So what has driven good writing off-kilter? The usual suspects include publishers in search of commercial success, authors willing to go along for million dollar advances, and lastly, readers who prefer SMSing and reading about monks who sold their Ferraris or seven laws of success for quick fix solutions to their quarter-life crises.

In their search for literary commercial success, publishers have evolved new mantras like "multicultural writing". It helps if a country like India, which is the third largest English book producing country after the UK and the US, is also home to a long tradition of literary prize winners such as V.S. Naipaul, Arundhati Roy, Salman Rushdie, Vikram Seth and Amitav Ghosh, among others.

Not surprisingly, authors from an Indian background try to cash in on the craze and market themselves as budding Roys until proven otherwise. And they are, since they disappear off the shelves after a few months. Unfortunately, new writers are also victims of the cut-throat world of publishing, which emphasises gimmicks of race and nationality over content. Today's writers choose themes with an eye on fame and money rather than writing on those subjects that inspire them. Even worse, the publisher chooses the plot and then finds the author (allegedly that is what happened with Kaavya).

There are exceptions to this rule - Hari Kunzru and Jhumpa Lahiri, who ironically don't like being called Indian writers. Closer home, Suketu Mehta's Bombay: Maximum City, is a deeply perceptive work on the city and its people, while Lavanya Sankaran in the Red Carpet And Other Stories writes poignantly about the impact of the IT boom on middle-class south Indians. These books reflect what Mario Vargas Lhosa in Letters to a Young Novelist calls the questioning of real life, which is the secret raison d'être of the literary vocation.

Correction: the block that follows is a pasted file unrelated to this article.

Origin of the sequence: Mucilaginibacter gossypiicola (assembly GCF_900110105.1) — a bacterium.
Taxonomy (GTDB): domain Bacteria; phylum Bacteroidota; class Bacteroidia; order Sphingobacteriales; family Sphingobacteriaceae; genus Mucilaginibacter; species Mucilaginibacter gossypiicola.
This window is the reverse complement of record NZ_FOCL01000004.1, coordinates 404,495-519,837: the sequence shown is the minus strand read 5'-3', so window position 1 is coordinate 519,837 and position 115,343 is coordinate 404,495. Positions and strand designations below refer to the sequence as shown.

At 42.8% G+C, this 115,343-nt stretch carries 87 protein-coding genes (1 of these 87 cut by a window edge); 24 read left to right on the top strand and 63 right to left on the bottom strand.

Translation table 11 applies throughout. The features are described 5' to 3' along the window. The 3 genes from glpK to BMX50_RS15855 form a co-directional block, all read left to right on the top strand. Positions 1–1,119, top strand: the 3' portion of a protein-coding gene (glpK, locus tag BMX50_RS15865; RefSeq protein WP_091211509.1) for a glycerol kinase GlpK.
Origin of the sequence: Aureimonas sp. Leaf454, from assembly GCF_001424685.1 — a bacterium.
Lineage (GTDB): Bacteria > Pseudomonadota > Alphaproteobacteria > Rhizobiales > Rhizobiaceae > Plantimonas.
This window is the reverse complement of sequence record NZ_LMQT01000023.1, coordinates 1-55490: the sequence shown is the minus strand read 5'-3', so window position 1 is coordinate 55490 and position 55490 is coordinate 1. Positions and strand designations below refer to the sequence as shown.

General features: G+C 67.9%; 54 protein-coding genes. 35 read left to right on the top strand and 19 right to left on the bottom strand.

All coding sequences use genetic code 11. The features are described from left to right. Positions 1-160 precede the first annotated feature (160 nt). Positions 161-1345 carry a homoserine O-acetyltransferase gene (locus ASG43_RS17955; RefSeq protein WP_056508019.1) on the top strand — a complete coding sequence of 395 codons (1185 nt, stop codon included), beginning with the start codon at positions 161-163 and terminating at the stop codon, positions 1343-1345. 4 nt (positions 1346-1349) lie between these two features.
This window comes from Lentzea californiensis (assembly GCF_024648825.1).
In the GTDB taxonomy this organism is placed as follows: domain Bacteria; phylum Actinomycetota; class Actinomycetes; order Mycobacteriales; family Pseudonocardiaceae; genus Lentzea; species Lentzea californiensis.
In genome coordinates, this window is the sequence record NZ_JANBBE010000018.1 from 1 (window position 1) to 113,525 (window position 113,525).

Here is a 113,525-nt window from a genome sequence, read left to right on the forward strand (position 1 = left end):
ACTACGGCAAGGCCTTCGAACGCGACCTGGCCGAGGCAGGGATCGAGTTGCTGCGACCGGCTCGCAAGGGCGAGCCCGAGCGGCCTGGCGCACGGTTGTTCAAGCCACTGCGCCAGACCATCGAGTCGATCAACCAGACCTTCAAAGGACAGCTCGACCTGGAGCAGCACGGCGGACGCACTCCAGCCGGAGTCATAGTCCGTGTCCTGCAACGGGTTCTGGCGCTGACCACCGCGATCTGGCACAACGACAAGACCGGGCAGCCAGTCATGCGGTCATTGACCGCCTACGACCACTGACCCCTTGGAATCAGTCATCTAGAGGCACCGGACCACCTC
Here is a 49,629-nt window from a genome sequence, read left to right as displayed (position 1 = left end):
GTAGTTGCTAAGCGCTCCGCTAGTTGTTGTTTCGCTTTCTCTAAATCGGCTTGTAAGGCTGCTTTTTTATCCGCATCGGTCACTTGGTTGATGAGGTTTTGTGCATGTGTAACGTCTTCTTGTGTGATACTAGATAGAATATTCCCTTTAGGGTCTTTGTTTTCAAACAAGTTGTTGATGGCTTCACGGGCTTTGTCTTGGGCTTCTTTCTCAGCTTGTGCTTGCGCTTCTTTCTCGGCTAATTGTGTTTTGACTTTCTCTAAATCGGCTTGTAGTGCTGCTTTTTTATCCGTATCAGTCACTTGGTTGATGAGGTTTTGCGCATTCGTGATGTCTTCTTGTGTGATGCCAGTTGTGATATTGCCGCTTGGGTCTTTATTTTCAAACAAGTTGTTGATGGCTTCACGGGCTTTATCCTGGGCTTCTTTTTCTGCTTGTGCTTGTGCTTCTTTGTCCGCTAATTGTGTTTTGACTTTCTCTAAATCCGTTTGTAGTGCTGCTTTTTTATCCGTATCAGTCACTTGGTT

Finally, we readers have to share the blame. In an age of sitcoms and Internet chat rooms, few people are willing to spend several evenings with one book and make the journey with the author. Summer evokes youthful memories of long hot afternoons, nose in an Enid Blyton, then later in Sherlock Homes and Poirot murder mysteries interspersed with Jane Austens and Stendhals. Now topping the list of "must read" books are those with recipes for instant nirvana.

 
One Night @ the Call Centre is guilty of depicting the cliché of "IT India"

So what is the solution? There is no easy solution. Novels depict their times - the chick lit and call centre novels probably depict the mongrelised ethos of an age of talking heads and soaps. My recipe for readers is AVOID buying any title that has a fruit (mango and guava), gem (opal), any number from 1-10 (especially 7), and food (spices and curry).

Shylashri Shankar, who has lived for a decade in the US, is a research fellow at the Centre for Policy Research, New Delhi. The views expressed are personal. She can be reached atshylashris@gmail.com.